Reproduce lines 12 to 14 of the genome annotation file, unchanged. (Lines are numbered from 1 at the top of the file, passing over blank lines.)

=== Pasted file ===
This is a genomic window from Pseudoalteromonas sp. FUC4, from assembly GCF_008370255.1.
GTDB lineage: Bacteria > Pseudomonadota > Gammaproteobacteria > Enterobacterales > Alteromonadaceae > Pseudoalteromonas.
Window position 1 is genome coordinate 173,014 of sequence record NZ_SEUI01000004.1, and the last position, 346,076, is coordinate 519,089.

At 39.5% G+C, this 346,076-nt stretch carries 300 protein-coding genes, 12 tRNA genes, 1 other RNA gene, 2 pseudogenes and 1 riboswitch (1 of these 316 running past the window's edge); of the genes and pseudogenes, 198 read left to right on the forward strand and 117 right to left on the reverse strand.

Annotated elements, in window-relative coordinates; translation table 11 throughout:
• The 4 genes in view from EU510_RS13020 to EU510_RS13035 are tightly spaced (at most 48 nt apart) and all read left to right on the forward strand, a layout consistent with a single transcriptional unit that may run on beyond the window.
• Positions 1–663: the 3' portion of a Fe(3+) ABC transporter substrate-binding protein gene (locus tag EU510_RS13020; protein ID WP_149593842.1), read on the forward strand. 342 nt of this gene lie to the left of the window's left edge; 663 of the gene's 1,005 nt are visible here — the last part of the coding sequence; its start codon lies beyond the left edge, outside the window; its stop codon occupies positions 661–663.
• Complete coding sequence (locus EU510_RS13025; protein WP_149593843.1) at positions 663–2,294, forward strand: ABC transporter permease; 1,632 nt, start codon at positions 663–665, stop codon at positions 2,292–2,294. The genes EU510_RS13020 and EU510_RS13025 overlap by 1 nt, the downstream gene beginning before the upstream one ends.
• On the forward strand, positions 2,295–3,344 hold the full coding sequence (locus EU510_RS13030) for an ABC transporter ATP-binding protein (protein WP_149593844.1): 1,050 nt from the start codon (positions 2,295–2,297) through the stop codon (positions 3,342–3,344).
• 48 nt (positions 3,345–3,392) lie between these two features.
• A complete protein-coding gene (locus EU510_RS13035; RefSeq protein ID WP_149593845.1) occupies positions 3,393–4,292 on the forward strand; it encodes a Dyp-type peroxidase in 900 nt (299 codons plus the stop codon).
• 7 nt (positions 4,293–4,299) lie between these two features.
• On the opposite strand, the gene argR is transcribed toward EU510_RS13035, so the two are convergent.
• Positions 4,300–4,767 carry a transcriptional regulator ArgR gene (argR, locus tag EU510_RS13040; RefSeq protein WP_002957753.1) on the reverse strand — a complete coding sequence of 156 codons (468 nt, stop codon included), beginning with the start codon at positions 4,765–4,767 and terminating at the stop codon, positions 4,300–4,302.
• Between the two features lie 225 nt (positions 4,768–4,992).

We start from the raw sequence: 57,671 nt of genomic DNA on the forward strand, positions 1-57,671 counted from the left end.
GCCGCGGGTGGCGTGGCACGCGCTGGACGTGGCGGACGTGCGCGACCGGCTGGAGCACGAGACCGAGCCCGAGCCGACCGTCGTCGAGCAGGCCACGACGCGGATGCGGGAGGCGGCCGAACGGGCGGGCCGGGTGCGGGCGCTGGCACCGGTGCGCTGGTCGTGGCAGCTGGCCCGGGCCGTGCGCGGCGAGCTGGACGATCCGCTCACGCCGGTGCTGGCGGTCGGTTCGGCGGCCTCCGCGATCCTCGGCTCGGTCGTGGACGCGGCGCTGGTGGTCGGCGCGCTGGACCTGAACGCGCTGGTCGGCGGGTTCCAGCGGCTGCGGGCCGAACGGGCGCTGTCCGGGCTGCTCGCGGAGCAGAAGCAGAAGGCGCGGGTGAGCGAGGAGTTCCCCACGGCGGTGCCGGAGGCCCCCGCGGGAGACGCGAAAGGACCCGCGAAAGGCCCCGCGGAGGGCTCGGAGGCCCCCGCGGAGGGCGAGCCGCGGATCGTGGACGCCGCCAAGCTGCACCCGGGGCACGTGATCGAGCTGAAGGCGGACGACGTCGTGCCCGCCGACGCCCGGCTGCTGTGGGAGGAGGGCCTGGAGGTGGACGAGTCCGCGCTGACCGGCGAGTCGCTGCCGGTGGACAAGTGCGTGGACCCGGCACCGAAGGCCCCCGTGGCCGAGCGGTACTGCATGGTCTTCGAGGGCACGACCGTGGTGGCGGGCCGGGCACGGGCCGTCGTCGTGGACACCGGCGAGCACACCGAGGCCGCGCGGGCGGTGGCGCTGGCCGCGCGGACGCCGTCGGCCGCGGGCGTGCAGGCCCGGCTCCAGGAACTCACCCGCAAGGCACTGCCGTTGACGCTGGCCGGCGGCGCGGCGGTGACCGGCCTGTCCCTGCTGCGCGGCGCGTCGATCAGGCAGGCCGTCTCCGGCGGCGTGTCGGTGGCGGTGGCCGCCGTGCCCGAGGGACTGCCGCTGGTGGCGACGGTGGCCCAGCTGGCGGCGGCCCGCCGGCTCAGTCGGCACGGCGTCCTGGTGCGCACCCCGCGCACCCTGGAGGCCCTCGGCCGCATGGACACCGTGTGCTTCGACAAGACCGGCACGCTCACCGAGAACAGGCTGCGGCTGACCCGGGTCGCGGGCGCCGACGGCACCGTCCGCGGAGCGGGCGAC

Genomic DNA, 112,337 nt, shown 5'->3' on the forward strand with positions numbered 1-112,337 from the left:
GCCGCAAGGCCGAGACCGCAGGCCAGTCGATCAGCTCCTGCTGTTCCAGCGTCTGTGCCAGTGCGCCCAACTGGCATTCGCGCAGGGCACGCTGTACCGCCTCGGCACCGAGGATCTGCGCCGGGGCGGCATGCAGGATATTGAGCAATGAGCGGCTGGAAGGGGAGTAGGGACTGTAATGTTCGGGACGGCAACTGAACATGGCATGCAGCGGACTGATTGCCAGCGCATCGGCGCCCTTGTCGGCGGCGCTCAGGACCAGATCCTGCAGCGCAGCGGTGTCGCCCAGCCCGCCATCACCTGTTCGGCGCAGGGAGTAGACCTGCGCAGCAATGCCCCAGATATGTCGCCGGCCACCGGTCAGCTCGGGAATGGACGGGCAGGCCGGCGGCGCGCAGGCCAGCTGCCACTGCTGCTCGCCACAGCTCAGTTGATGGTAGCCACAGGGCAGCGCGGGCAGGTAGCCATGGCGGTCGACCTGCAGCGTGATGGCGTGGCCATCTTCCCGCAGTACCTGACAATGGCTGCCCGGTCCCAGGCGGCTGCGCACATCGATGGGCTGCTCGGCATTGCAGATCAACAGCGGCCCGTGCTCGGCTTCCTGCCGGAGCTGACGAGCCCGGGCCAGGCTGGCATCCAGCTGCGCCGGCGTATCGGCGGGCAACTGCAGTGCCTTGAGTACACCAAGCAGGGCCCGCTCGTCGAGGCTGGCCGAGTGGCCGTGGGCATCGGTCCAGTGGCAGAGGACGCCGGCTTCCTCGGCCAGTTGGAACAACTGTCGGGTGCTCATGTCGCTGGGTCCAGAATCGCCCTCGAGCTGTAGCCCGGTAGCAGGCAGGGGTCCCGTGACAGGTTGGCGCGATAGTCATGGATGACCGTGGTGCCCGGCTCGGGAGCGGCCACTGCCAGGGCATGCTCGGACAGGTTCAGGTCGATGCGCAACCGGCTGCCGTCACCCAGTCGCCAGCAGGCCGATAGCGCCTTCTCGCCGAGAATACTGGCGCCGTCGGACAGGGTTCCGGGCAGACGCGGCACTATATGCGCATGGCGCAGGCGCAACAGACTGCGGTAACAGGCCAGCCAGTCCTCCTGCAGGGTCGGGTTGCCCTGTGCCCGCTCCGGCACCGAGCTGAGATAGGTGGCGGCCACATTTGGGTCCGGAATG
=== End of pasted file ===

• 7 nt (positions 4,293–4,299) lie between these two features.
• On the opposite strand, the gene argR is transcribed toward EU510_RS13035, so the two are convergent.
• Positions 4,300–4,767 carry a transcriptional regulator ArgR gene (argR, locus tag EU510_RS13040; RefSeq protein WP_002957753.1) on the reverse strand — a complete coding sequence of 156 codons (468 nt, stop codon included), beginning with the start codon at positions 4,765–4,767 and terminating at the stop codon, positions 4,300–4,302.